Liam Delaney said...

Alan - "waste of money" is too strong. Though a cost-benefit analysis of some of this spend would be a useful thing to do. From my point of view, particularly when I developed courses for undergraduate and MA econometrics it felt like an obligation to teach the "industry-standard" though having said that it would probably be easier for students to switch to STATA having mastered R than vice-versa. Also, we have increasing numbers of students who will be going back to work in very poor countries eventually so this makes R more appealling.

Liam Delaney said...

Would it make sense to have a "software" module or is this missing the point a bit? MATLAB, FORTRAN, R crash courses at the start of a programme made optional for people likely to develop these things. Or made part of the summer programme here in the Institute.

Liam Delaney said...

Could call the summer school "Nerdathon" or "Nerdaggaden". Other suggestions incorporating the word "nerd" welcome.

Peter Carney said...

It might be worth introducing Dvorak's keyboard to the debate. It has known efficiency gains, and causes fewer strain injuries. In keeping with the current rate of things here, It would make sense to include a tutorial on it at the summer school.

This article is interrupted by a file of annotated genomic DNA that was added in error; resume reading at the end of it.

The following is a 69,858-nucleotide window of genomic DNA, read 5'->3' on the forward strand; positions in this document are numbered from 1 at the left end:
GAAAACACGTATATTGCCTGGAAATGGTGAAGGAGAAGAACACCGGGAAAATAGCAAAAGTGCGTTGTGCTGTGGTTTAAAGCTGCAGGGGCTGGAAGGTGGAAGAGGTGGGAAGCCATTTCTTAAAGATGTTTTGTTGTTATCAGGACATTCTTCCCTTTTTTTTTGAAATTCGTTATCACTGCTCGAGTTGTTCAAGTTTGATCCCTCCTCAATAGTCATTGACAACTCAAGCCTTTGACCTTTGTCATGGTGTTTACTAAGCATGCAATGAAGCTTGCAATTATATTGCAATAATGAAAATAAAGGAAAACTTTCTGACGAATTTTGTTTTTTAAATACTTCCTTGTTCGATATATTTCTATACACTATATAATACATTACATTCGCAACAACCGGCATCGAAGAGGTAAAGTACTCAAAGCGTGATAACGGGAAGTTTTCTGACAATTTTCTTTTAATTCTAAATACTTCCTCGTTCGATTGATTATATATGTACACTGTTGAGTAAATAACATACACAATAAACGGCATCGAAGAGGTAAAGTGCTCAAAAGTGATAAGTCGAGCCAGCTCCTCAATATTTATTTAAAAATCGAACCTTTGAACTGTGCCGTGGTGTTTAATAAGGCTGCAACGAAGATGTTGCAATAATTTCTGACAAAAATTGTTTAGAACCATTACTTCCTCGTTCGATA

On naming... how about Nerd-Comp

Liam Delaney said...

Peter - in terms of barrier to entry many people make the point that packages like LaTeX and R reduce barriers to entry for independent researchers and universities in poor countries because they are free and completely open-source. We have never had a problem funding STATA here it really is not impossible in the next couple of years that we would not be able to fund upgrades.

Enda Hargaden said...

"Nerdaggaden" sounds like something I should trademark.

I think the occasional, informal crash courses the Institute host is a great idea. I think it would be a good public service to advertise these on the blog and let anyone come along.

Peter Carney said...

Liam - a scenario whereby we rely exclusively on 'freeware' to run our regressions is hardly desirable, regardless of the international politics of inequality.

What was that one..? no such thing as a 'free' lunch? I didn't suggest the cost of entry be zero, that's just non-sense.

Anyway, i'm wandering a bit of the point a bit.. to move the discussion on a bit in a constructive way it might be worth thinking about the benefits of doing a survey of authors who published in the AER in the past 12 months, ask them:

- what they used
- why they used it
- what they would like to use
- what they tell their grad. students to use

I imagine there would be quite a lot of interest in something like this..about 100 emails would do it. and it would give us some benchmark of professional standard.